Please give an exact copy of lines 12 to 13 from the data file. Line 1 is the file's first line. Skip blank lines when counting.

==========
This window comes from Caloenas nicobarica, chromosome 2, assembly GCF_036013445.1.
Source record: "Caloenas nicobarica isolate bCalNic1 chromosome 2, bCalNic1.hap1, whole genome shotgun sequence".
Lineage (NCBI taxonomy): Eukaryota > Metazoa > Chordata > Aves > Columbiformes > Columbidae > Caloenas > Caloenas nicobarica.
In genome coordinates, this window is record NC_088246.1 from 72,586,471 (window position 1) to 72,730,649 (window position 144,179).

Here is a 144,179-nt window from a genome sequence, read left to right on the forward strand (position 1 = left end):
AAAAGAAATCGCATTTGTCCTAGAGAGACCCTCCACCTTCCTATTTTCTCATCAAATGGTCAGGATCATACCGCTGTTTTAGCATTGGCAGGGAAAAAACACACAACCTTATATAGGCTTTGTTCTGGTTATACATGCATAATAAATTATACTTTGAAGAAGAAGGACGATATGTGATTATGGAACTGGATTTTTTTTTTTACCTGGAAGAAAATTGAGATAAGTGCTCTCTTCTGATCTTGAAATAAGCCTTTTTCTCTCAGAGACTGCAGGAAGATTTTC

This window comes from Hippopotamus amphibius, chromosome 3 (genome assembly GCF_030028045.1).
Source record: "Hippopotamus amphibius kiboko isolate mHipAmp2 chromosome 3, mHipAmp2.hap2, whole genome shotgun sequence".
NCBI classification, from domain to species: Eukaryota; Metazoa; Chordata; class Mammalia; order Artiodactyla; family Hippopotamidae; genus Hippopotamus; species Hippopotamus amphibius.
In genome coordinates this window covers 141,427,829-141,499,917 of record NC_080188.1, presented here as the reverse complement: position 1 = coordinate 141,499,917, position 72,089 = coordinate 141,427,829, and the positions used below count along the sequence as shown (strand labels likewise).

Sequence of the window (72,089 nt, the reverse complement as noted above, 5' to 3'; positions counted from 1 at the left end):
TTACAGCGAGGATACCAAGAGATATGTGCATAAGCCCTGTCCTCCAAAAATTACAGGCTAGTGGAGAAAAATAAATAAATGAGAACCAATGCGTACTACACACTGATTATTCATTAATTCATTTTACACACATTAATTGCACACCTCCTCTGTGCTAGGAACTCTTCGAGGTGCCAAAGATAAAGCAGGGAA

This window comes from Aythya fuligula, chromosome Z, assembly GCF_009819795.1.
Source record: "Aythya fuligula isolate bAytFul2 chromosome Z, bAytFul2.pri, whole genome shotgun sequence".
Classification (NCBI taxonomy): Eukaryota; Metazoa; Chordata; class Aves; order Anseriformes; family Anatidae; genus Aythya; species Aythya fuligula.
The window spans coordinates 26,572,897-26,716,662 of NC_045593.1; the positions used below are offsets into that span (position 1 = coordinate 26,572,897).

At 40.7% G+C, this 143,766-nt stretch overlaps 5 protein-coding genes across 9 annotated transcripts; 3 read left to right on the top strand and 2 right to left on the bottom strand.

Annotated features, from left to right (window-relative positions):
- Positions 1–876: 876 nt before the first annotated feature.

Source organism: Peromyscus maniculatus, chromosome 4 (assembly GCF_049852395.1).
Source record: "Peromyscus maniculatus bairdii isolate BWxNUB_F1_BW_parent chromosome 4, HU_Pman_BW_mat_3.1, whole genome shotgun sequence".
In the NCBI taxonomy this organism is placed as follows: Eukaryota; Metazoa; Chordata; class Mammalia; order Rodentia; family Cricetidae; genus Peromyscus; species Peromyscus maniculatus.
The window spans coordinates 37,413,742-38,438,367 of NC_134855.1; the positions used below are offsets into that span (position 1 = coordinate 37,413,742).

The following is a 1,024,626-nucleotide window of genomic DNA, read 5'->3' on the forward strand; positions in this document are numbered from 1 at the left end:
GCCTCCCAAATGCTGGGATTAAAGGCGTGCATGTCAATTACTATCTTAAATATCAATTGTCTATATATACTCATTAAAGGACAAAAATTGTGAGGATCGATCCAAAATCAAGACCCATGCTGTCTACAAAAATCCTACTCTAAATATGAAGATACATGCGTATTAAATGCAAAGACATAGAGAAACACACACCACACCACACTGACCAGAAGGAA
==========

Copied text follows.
TTACAGCGAGGATACCAAGAGATATGTGCATAAGCCCTGTCCTCCAAAAATTACAGGCTAGTGGAGAAAAATAAATAAATGAGAACCAATGCGTACTACACACTGATTATTCATTAATTCATTTTACACACATTAATTGCACACCTCCTCTGTGCTAGGAACTCTTCGAGGTGCCAAAGATAAAGCAGGGAA

This window comes from Aythya fuligula, chromosome Z, assembly GCF_009819795.1.